September 3, 2013

Work and reciprocity

Several years ago, I did some minor volunteer work for a local sheltered workshop, a facility that gives the mentally or physically disabled the opportunity to do light assembly work for local businesses. The work typically consists of stuffing envelopes or constructing simple machines – whatever is within the capacity of this most marginal group of workers. Despite the necessary simplicity of the work involved, you shouldn’t imagine that employing these people is act of charity. In fact, with the assistance of good organizers and a few physical aids to steady shaky hands, their output is good and their quality is often better than that of people with abler bodies and minds. They are happy to get a paycheck – to be adult, productive members of society. There is a lesson here for all of us.

As a culture, we don’t respect work much anymore. Many people, rich or poor, do their best to avoid it. The trick is to make money without working, and whether one does that by siphoning wealth out of other people’s misfortune through a hedge fund or by mooching off an undeserved public entitlement the motive is the same. Work is for suckers. The awkward people at the sheltered workshop, struggling to assemble mailers and put little plastic parts together, are the biggest suckers of all. Not only do they work more than they have to, they have the na├»ve belief that it gives their lives some measure of meaning and dignity. What a bunch of retards.

Like it or not, the very basis of society is reciprocity. In our personal relationships, most of us recognize that a person that takes from us without giving anything in return is not our friend. Unless you are possessed by pathological self-loathing, you’ll do your best to avoid people whose goal is simply to use you. You will also do your best to be at least decent to the people that matter to you. In a healthy society, this simple understanding – that we have responsibilities as well as needs – is widespread, shaping most of our relationships with others. Work, in almost every society on the planet up until now, has been the reciprocity of default. To work is to make things or do things for others. To be paid for working is to earn the right to have things made and done for you. There have always been inequalities in this exchange, just as there have always been inequalities in personal relationships, but reciprocity has always bound us together nonetheless.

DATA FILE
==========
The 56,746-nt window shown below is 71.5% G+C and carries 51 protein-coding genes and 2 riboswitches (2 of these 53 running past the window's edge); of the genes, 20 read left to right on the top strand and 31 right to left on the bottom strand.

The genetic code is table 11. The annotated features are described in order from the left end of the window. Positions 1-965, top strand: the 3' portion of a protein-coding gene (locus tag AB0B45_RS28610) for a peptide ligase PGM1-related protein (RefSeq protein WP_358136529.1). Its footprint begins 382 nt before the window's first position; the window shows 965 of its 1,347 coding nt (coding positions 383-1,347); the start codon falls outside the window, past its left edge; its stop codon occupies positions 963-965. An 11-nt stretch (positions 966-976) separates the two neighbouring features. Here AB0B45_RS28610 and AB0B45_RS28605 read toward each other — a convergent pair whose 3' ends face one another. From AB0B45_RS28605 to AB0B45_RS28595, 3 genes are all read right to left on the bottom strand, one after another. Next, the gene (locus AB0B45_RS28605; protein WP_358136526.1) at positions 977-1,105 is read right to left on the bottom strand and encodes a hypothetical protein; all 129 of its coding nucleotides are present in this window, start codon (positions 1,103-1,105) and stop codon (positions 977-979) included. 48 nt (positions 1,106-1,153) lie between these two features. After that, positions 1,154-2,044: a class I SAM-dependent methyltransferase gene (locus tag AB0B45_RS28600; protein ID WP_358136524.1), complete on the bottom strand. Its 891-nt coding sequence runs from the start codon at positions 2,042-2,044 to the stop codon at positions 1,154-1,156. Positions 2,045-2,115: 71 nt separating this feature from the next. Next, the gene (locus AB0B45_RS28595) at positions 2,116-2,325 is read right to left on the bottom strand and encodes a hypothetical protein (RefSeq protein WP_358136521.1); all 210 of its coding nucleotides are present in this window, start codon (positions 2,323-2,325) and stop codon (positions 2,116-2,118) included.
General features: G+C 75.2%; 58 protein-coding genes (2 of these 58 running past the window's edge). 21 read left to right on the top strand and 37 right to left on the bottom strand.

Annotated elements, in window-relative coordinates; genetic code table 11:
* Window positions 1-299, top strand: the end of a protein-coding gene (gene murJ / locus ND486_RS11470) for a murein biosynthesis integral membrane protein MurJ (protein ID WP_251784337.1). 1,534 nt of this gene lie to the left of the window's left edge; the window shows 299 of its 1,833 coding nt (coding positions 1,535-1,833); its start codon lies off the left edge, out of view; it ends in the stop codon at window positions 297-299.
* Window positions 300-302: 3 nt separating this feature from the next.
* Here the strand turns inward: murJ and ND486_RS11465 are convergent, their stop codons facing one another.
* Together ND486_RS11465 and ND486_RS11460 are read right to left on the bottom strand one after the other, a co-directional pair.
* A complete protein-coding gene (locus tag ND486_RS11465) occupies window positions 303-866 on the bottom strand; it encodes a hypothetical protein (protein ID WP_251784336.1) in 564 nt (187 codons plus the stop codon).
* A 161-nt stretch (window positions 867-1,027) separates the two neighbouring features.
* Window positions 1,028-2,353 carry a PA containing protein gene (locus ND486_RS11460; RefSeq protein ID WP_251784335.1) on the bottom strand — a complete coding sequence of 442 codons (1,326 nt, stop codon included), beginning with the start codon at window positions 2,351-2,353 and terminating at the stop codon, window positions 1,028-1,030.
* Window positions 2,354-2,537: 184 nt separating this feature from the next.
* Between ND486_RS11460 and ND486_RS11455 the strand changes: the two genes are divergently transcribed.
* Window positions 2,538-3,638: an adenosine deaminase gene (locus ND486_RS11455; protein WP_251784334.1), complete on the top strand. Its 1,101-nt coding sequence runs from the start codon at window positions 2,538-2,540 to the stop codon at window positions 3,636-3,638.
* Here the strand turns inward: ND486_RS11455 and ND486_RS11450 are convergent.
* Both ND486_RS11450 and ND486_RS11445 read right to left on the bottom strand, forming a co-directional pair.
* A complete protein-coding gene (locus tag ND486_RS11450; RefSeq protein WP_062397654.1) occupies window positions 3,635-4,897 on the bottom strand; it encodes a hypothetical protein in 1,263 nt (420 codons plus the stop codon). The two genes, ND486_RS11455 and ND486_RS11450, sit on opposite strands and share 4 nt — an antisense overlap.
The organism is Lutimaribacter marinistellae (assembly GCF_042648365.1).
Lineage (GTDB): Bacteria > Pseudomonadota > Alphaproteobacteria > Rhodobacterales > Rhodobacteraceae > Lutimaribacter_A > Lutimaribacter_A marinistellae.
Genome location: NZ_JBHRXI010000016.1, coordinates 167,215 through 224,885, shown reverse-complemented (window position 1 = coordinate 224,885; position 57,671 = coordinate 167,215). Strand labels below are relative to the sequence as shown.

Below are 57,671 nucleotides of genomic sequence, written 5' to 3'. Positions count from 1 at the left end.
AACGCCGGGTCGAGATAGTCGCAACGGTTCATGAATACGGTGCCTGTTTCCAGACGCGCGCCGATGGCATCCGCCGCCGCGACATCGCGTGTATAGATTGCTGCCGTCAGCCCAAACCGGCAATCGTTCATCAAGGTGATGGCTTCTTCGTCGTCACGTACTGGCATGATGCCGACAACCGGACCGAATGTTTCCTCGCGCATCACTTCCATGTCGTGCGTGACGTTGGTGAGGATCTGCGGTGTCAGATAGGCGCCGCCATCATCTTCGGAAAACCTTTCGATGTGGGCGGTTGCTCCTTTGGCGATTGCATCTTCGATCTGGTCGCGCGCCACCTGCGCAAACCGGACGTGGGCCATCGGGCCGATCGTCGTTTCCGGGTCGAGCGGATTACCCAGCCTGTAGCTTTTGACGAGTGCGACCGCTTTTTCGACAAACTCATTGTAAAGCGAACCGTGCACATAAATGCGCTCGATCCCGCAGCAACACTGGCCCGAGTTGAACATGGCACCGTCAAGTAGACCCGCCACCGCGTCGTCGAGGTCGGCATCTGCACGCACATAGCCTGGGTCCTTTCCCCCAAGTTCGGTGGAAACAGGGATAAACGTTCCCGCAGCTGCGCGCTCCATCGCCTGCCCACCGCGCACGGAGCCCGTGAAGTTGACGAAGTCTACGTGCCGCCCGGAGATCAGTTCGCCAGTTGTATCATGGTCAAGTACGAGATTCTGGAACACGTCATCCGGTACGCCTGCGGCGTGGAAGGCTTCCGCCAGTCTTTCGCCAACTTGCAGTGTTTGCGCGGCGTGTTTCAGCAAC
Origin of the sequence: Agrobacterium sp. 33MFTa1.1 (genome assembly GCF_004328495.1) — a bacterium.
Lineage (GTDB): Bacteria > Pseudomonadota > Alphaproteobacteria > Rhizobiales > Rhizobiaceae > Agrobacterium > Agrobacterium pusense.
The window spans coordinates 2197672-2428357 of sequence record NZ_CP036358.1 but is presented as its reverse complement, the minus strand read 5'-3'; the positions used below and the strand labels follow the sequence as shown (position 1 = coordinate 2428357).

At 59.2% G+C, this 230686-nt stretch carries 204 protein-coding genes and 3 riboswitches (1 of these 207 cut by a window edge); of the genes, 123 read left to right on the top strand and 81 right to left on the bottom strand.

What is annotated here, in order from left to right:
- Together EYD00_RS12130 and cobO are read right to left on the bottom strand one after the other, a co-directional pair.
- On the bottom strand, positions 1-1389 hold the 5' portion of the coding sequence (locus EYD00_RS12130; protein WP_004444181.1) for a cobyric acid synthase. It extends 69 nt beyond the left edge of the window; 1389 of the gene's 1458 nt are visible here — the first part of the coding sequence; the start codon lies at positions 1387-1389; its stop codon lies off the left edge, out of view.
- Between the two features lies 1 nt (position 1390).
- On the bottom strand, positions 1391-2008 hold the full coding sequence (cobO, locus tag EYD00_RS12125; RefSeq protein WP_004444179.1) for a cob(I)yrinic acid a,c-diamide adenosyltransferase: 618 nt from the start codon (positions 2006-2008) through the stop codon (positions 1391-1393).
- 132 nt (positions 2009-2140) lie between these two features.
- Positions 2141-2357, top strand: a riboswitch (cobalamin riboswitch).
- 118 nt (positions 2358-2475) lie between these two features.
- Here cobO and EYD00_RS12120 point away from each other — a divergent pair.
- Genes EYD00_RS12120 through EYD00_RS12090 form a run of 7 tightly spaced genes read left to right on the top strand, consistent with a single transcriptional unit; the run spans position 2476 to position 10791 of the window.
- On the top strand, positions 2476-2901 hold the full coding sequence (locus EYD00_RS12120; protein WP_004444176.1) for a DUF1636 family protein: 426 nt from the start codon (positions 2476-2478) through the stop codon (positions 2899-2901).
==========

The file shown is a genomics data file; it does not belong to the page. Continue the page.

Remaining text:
A society that encourages stealing, cheating, swindling and mooching will not be a society very long. To be fair, neither will one that cannot provide enough real jobs for most of its citizens. The official unemployment rate of around 8% is a widely acknowledged joke. As the Federal government sees it, if you’ve been out of work for a few months you’re not unemployed anymore. You’re “discouraged”. You don’t count in the statistics. If you are collecting disability because you have some back pain, you are not unemployed either – even though you could work at a desk, answer a phone, stuff envelopes, or do a million other things. All of the “disabled” I know are far more “abled” than any of the people I saw working in the sheltered workshop.

The real unemployment number is hard to estimate, but it is probably more than double that laughable 8%. If all of the real unemployed got up one morning and decided to look for jobs, it is obvious that most of them would not be able to find one. We live in a society in which working and acquiring a means of support are not reliably connected things. We departed from that path a long time ago. Instead, we went down a path of increasing automation (euphemistically touted as “high worker productivity”), outsourcing, low-wage part-time service jobs, and more-or-less permanent positions on the dole. If you have no means of support you can get help from the government, who will take the money (despite what anybody tells you) from the pockets of the middle class. It is nice, of course, that we do not let people starve – but is it fair that fewer and fewer people put in all the productive effort?

If there is a solution to the current structural problems of the economy, it will have to be more imaginative than either “just get off your ass and get a job” or “let’s raise taxes on the greedy rich”. It is will have to include, among other things, both the idea that work is worth doing, and the idea that satisfied employees are worth having. It is going to require people who know how to think of themselves as citizens, rather than as elites or victims.